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Nebraska Early Development Network
Nebraska Department of Education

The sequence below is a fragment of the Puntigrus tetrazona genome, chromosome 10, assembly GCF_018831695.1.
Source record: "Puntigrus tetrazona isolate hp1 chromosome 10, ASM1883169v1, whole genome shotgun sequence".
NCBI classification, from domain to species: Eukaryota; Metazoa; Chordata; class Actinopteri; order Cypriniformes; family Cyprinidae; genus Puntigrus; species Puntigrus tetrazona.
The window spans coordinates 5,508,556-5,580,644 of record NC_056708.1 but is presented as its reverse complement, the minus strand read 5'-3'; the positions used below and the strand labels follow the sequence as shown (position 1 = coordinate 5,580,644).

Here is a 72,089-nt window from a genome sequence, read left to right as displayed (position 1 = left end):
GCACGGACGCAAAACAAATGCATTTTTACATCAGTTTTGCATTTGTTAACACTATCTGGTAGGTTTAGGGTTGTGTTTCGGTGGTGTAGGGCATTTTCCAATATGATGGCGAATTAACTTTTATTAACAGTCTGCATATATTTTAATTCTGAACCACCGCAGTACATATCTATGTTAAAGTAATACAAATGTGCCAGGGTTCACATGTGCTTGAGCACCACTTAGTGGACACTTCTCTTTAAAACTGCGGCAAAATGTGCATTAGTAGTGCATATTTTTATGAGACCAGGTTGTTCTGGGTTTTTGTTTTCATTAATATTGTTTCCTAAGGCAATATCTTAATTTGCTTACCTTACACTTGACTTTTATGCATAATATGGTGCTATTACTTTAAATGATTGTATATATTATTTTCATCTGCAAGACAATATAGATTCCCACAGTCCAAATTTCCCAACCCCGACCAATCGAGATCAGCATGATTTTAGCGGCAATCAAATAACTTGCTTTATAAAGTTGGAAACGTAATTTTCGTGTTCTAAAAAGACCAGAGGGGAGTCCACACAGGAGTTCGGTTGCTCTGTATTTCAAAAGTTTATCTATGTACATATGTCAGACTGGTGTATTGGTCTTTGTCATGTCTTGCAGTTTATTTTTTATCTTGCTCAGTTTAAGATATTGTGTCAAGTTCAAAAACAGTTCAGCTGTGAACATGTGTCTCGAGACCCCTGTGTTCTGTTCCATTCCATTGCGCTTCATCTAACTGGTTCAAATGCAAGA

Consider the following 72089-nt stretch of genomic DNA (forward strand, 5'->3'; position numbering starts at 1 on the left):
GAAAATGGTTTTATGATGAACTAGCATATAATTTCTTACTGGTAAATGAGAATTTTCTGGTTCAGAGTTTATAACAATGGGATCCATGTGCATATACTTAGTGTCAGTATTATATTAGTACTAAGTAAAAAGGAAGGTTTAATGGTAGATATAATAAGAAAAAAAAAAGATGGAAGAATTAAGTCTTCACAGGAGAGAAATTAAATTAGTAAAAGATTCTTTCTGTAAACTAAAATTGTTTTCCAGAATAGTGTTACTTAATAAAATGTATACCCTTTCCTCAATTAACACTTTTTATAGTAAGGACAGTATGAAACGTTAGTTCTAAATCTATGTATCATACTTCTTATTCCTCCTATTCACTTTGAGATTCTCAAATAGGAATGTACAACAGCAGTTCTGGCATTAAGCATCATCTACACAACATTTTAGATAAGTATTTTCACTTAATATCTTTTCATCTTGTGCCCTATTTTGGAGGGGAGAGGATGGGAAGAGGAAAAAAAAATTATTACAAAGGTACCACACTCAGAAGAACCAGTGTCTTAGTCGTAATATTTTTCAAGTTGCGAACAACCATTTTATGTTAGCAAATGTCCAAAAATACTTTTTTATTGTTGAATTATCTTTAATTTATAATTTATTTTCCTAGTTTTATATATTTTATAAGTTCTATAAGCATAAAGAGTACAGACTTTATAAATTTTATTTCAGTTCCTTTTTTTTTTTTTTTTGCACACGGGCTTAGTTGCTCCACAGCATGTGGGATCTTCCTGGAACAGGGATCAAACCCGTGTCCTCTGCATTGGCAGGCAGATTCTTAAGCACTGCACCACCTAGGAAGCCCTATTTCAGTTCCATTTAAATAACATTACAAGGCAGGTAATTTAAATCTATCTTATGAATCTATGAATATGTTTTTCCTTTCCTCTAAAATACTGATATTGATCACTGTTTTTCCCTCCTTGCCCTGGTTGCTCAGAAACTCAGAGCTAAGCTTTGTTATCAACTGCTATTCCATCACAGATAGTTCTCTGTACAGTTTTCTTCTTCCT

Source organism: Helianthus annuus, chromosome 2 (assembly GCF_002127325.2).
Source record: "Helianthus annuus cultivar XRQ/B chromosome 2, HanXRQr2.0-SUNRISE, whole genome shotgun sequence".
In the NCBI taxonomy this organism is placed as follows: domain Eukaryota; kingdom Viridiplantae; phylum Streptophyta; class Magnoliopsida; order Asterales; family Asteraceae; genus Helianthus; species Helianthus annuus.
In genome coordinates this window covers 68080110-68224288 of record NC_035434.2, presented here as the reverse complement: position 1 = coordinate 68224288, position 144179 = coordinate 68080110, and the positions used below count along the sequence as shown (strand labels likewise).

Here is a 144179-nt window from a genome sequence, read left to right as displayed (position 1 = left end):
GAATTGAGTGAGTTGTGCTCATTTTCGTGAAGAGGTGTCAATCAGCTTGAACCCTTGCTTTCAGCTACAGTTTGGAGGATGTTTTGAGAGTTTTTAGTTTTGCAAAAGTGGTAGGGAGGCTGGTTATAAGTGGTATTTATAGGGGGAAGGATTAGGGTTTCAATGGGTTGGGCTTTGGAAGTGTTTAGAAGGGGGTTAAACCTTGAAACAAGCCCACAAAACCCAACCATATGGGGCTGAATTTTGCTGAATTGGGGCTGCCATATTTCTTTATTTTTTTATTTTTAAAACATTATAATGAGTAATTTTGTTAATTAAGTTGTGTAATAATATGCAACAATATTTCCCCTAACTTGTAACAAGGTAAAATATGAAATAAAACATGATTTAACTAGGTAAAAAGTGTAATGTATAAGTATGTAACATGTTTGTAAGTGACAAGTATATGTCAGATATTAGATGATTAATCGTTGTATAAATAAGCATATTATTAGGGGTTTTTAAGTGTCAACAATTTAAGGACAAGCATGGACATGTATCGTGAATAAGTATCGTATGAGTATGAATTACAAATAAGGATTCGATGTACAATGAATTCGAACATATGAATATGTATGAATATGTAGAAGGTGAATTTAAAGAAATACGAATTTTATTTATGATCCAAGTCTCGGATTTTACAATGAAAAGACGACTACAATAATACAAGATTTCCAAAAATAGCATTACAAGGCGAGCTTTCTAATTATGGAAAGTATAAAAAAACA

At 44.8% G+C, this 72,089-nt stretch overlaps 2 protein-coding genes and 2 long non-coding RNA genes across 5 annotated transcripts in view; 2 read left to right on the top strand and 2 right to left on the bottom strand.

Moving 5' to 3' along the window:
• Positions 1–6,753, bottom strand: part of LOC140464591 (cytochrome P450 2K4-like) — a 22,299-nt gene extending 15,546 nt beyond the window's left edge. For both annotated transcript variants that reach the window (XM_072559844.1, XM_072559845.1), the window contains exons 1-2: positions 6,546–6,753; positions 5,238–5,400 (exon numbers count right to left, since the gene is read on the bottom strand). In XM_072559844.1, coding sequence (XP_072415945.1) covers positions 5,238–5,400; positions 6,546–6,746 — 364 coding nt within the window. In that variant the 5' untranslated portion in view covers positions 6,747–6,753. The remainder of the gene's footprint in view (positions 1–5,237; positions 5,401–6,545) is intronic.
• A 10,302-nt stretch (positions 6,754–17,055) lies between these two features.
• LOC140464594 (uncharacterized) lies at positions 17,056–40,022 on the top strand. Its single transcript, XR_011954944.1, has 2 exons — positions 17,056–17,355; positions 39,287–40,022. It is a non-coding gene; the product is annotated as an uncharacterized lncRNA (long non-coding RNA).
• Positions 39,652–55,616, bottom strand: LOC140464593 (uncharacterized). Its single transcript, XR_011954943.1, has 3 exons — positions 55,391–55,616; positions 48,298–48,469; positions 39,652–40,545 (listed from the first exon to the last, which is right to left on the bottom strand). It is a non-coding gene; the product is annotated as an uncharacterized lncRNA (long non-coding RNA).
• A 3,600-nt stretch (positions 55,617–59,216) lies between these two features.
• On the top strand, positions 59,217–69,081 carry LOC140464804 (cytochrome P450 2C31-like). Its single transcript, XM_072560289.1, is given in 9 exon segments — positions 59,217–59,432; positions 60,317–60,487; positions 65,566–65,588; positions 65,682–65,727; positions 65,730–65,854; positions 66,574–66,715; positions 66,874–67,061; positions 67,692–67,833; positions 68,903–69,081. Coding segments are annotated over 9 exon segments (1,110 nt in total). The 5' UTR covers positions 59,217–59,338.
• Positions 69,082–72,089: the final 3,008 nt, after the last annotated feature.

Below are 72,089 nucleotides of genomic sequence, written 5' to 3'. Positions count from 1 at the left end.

Experience tells us that one agency cannot provide all services needed by young children with disabilities and their families. The Early Development Network (EDN) is unique among other states. By design, the program enjoys the co-leadership of two state agencies, the Nebraska Department of Education and the Nebraska Department of Health and Human Services. Assistance and advice is provided by The Early Childhood Interagency Coordination Council, which is statewide. Early intervention is a term used to identify the program for infants and toddlers birth to age three. Nebraska use to call the program early intervention but after some research, changed the name to Early Development Network in 2000. Babies Can't Wait is the Early Development's tag line. Research tell us that a child's brain development occurs most rapidly during the first three years of life. Babies Can't Wait is a call to action, to make sure that babies are screened early to identify any area's of development that may be behind and so that intervention can begin as soon as possible. Special education, is found in the school systems. Did you know that Nebraska has been providing special education services to children from the date of diagnosis since 1978 when Nebraska passed L.B. 889? Nebraska is called a "birth mandate state" and because of this, eligible infants and toddlers in the Early Development Network, recieve a Free and Appropriate Public Education (FAPE). So why is this important? It means that there is no cost to the family for special education and related services. There are currently 5 birth mandate states. Michigan, Iowa, Nebraska, Maryland, and Minnesota. The Planning Region Teams across the state are responsible for assisting in the planning and implementation of the EDN in each local community or region. The program is supported by federal and state funds, and by other local and private agencies in Nebraska. Family-centered services are best planned through a collaboration between the family and professionals. EDN recognizes that the family is the constant in their child's life, and that services provided to the family should enhance the development and dignity of their child.